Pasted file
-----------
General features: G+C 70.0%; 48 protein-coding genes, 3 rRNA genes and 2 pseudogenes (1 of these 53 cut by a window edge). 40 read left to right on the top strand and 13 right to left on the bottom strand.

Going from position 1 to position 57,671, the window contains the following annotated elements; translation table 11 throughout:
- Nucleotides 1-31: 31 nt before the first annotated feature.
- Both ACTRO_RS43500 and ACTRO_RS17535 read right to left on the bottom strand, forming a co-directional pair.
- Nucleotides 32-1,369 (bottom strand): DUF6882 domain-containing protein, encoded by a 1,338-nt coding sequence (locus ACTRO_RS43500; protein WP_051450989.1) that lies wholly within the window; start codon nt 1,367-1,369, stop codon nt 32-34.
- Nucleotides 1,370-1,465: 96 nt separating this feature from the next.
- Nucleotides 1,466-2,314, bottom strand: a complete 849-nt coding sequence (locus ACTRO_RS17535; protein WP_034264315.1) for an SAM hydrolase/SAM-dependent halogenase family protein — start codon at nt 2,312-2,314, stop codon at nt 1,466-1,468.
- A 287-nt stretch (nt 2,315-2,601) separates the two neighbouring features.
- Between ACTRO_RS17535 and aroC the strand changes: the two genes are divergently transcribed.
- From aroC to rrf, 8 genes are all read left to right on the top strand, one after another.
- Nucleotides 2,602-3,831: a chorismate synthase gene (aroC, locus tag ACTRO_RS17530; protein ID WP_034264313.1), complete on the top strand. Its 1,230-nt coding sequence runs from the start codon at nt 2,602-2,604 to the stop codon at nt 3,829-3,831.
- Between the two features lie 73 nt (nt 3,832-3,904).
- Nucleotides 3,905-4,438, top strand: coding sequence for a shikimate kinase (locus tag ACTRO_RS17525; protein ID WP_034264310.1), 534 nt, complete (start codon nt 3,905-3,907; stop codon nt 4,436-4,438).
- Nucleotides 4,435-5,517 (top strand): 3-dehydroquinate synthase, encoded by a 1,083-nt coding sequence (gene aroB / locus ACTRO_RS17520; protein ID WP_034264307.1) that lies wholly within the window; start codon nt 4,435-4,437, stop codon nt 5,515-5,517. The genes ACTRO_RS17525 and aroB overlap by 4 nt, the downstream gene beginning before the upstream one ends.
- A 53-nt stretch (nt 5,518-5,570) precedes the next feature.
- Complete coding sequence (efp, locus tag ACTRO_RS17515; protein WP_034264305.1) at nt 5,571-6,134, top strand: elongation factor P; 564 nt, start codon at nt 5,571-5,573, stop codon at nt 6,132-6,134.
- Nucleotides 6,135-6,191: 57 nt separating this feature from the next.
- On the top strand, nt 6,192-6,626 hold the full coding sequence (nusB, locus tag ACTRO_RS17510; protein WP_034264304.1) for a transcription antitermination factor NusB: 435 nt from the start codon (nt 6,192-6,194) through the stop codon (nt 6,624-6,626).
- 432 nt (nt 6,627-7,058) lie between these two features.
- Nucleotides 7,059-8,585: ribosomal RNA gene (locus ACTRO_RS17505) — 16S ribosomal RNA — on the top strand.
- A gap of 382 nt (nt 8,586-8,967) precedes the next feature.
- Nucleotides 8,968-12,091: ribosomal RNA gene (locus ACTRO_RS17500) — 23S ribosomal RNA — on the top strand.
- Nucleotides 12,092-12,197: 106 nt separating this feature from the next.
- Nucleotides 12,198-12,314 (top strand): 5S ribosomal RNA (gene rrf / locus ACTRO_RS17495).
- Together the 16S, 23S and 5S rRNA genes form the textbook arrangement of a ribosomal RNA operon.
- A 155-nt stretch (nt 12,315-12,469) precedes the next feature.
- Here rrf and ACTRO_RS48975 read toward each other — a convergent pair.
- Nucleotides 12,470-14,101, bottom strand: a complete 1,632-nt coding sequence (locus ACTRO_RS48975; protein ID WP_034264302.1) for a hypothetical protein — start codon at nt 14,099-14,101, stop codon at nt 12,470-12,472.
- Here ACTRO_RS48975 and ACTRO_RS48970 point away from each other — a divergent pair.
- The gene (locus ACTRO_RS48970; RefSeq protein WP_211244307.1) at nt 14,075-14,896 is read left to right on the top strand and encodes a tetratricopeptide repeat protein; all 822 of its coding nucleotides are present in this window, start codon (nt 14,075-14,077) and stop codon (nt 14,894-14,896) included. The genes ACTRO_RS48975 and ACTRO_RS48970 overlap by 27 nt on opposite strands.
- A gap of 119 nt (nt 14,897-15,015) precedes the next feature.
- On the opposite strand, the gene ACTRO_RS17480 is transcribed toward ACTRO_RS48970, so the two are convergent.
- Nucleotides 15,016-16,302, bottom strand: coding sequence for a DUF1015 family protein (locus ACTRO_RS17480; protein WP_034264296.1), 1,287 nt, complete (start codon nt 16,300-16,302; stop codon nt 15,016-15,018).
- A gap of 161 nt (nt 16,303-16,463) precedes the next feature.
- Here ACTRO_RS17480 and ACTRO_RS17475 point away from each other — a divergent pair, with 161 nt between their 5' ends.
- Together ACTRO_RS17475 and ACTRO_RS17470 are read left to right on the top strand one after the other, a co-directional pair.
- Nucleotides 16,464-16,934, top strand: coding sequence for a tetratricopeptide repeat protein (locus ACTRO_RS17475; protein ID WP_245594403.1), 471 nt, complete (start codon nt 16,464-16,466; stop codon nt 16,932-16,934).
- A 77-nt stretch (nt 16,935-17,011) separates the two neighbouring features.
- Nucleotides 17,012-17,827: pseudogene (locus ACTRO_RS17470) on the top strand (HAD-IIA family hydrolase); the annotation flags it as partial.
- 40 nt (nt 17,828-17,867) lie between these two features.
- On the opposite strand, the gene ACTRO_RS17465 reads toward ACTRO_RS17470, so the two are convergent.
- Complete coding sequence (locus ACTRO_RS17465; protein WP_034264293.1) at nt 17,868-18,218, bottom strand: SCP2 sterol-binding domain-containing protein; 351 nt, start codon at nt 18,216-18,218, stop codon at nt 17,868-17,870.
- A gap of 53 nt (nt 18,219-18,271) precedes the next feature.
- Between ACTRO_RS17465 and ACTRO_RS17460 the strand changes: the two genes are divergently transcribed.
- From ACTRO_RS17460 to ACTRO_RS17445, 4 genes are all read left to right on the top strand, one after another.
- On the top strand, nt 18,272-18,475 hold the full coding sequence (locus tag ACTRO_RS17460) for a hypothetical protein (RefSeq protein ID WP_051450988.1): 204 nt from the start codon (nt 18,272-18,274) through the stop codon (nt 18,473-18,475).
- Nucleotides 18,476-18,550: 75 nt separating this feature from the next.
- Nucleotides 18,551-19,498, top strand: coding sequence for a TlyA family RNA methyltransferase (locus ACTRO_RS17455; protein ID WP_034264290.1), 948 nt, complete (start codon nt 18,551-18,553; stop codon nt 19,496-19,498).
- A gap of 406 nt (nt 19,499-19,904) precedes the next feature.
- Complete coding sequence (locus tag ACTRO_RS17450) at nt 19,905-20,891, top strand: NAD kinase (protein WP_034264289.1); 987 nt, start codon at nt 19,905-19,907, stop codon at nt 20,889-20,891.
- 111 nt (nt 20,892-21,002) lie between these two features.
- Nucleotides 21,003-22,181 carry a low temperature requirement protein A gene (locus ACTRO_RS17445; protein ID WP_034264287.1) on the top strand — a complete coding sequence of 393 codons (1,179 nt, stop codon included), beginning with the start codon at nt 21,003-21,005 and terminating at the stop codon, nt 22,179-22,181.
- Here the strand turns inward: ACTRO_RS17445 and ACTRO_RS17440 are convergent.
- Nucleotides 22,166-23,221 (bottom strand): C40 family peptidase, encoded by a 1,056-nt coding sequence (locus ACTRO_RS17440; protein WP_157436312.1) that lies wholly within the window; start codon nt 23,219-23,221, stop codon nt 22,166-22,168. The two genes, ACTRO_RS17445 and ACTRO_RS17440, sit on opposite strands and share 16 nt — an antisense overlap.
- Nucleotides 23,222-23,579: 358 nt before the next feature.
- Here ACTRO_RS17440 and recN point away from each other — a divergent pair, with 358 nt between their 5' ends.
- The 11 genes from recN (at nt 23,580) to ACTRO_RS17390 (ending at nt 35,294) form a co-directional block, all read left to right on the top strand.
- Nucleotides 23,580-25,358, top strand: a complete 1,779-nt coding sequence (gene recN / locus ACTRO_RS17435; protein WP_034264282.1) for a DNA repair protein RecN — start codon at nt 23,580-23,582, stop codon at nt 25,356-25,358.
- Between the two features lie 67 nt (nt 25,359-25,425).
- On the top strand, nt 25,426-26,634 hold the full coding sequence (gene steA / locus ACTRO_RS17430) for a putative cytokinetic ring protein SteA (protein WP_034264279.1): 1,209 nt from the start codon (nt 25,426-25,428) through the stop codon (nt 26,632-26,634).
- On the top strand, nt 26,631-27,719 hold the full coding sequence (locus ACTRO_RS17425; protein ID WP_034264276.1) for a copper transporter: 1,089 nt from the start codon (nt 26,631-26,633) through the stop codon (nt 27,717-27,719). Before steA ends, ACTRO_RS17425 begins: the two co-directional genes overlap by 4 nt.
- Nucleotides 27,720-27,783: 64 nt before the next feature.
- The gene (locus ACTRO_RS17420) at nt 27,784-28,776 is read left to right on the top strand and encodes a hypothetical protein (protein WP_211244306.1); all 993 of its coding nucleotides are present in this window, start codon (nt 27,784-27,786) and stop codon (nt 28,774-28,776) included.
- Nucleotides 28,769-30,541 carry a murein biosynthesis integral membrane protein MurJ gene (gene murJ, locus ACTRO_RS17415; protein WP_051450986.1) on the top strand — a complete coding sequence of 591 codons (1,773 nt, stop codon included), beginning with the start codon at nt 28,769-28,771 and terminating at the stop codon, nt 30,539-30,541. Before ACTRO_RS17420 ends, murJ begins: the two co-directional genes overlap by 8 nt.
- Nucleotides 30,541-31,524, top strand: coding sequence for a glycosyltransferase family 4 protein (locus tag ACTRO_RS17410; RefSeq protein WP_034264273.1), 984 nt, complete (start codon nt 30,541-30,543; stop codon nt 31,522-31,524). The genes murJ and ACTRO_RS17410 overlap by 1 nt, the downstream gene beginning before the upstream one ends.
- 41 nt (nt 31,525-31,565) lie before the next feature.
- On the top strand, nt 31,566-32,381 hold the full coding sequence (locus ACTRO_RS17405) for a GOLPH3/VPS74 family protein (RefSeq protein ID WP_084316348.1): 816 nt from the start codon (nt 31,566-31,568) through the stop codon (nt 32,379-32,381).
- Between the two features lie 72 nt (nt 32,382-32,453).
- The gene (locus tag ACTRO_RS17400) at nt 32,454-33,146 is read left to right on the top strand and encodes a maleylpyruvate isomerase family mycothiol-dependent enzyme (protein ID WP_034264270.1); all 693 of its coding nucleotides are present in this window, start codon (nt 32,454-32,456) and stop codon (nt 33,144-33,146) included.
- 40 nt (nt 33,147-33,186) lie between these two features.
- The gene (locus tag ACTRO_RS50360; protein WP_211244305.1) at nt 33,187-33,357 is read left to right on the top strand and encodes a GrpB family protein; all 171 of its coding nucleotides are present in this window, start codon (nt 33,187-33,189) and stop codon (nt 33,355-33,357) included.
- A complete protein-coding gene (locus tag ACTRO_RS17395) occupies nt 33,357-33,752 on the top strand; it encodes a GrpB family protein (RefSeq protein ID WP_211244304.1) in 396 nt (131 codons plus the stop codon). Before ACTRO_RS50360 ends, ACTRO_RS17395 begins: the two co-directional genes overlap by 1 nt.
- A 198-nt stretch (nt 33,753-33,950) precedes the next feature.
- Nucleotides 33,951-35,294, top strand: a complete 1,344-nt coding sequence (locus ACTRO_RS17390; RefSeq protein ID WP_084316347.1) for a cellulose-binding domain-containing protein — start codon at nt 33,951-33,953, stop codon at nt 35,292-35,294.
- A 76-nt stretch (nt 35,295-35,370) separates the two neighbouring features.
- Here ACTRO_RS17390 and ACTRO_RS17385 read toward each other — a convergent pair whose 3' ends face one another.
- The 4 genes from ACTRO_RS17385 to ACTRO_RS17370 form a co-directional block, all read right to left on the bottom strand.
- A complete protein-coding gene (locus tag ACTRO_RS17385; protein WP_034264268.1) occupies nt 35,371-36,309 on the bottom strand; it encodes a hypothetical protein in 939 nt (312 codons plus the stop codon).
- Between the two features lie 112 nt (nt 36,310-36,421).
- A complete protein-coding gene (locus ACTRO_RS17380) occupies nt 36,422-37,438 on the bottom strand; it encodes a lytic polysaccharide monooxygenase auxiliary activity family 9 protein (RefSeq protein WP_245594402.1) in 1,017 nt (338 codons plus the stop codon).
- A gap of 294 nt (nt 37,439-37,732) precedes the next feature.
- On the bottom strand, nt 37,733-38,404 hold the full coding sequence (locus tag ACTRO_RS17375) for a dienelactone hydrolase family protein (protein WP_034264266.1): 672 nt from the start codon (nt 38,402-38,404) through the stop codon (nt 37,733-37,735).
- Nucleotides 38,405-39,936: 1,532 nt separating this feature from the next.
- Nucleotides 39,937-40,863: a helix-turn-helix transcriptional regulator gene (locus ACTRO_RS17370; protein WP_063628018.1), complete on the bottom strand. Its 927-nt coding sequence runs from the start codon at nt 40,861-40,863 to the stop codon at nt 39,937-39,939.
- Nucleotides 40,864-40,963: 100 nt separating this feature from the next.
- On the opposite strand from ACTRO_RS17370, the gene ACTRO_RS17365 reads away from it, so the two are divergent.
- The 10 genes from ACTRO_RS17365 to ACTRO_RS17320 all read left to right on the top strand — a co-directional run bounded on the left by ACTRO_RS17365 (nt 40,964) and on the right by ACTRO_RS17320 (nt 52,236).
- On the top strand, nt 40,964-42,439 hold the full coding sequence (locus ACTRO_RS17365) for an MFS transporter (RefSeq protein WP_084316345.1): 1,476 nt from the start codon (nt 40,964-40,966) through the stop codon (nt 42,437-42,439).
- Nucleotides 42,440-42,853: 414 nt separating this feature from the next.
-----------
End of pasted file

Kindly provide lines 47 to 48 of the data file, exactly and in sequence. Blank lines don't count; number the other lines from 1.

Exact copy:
- Nucleotides 18,476-18,550: 75 nt separating this feature from the next.
- Nucleotides 18,551-19,498, top strand: coding sequence for a TlyA family RNA methyltransferase (locus ACTRO_RS17455; protein ID WP_034264290.1), 948 nt, complete (start codon nt 18,551-18,553; stop codon nt 19,496-19,498).